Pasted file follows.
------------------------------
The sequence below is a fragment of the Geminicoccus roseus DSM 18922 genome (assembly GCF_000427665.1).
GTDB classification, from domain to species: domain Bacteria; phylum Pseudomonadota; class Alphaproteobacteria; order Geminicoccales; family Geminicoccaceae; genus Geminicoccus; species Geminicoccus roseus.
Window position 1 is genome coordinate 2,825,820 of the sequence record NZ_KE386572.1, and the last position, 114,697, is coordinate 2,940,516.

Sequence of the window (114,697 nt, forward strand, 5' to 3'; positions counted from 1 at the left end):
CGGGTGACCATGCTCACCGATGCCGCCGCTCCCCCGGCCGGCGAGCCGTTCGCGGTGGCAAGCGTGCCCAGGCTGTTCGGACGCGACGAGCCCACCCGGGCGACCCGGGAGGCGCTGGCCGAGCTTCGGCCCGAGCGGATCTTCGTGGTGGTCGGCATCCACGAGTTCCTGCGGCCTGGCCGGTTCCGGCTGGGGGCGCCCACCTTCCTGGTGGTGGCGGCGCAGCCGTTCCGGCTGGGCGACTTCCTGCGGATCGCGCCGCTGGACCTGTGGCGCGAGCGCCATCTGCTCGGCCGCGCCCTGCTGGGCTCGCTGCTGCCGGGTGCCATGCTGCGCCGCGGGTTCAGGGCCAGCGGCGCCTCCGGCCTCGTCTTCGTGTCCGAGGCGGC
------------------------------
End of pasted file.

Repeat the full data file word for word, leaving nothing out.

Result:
The sequence below is a fragment of the Geminicoccus roseus DSM 18922 genome (assembly GCF_000427665.1).
GTDB classification, from domain to species: domain Bacteria; phylum Pseudomonadota; class Alphaproteobacteria; order Geminicoccales; family Geminicoccaceae; genus Geminicoccus; species Geminicoccus roseus.
Window position 1 is genome coordinate 2,825,820 of the sequence record NZ_KE386572.1, and the last position, 114,697, is coordinate 2,940,516.

Sequence of the window (114,697 nt, forward strand, 5' to 3'; positions counted from 1 at the left end):
CGGGTGACCATGCTCACCGATGCCGCCGCTCCCCCGGCCGGCGAGCCGTTCGCGGTGGCAAGCGTGCCCAGGCTGTTCGGACGCGACGAGCCCACCCGGGCGACCCGGGAGGCGCTGGCCGAGCTTCGGCCCGAGCGGATCTTCGTGGTGGTCGGCATCCACGAGTTCCTGCGGCCTGGCCGGTTCCGGCTGGGGGCGCCCACCTTCCTGGTGGTGGCGGCGCAGCCGTTCCGGCTGGGCGACTTCCTGCGGATCGCGCCGCTGGACCTGTGGCGCGAGCGCCATCTGCTCGGCCGCGCCCTGCTGGGCTCGCTGCTGCCGGGTGCCATGCTGCGCCGCGGGTTCAGGGCCAGCGGCGCCTCCGGCCTCGTCTTCGTGTCCGAGGCGGC